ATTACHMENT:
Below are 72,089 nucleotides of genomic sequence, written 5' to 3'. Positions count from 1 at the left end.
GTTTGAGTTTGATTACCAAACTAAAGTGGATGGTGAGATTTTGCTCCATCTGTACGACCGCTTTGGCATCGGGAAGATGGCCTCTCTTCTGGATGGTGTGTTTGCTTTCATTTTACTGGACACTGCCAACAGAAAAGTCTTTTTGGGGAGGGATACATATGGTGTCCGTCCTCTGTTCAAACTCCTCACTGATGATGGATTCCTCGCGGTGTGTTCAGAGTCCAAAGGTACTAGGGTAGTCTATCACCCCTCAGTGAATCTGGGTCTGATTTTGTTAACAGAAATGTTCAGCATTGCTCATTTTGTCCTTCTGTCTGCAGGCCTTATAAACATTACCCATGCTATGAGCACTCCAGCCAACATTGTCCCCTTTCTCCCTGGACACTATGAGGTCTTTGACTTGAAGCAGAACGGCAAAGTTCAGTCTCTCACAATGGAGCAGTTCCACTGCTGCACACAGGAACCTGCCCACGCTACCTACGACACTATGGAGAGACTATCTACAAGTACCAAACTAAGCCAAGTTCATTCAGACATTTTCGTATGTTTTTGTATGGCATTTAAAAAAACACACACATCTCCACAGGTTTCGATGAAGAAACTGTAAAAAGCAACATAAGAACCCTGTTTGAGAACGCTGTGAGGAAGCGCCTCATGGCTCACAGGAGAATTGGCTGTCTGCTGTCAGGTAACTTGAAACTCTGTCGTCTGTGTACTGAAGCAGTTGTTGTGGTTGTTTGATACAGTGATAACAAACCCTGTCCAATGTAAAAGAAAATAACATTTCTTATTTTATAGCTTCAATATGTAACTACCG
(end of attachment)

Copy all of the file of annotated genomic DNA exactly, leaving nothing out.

Below are 72,089 nucleotides of genomic sequence, written 5' to 3'. Positions count from 1 at the left end.
GTTTGAGTTTGATTACCAAACTAAAGTGGATGGTGAGATTTTGCTCCATCTGTACGACCGCTTTGGCATCGGGAAGATGGCCTCTCTTCTGGATGGTGTGTTTGCTTTCATTTTACTGGACACTGCCAACAGAAAAGTCTTTTTGGGGAGGGATACATATGGTGTCCGTCCTCTGTTCAAACTCCTCACTGATGATGGATTCCTCGCGGTGTGTTCAGAGTCCAAAGGTACTAGGGTAGTCTATCACCCCTCAGTGAATCTGGGTCTGATTTTGTTAACAGAAATGTTCAGCATTGCTCATTTTGTCCTTCTGTCTGCAGGCCTTATAAACATTACCCATGCTATGAGCACTCCAGCCAACATTGTCCCCTTTCTCCCTGGACACTATGAGGTCTTTGACTTGAAGCAGAACGGCAAAGTTCAGTCTCTCACAATGGAGCAGTTCCACTGCTGCACACAGGAACCTGCCCACGCTACCTACGACACTATGGAGAGACTATCTACAAGTACCAAACTAAGCCAAGTTCATTCAGACATTTTCGTATGTTTTTGTATGGCATTTAAAAAAACACACACATCTCCACAGGTTTCGATGAAGAAACTGTAAAAAGCAACATAAGAACCCTGTTTGAGAACGCTGTGAGGAAGCGCCTCATGGCTCACAGGAGAATTGGCTGTCTGCTGTCAGGTAACTTGAAACTCTGTCGTCTGTGTACTGAAGCAGTTGTTGTGGTTGTTTGATACAGTGATAACAAACCCTGTCCAATGTAAAAGAAAATAACATTTCTTATTTTATAGCTTCAATATGTAACTACCG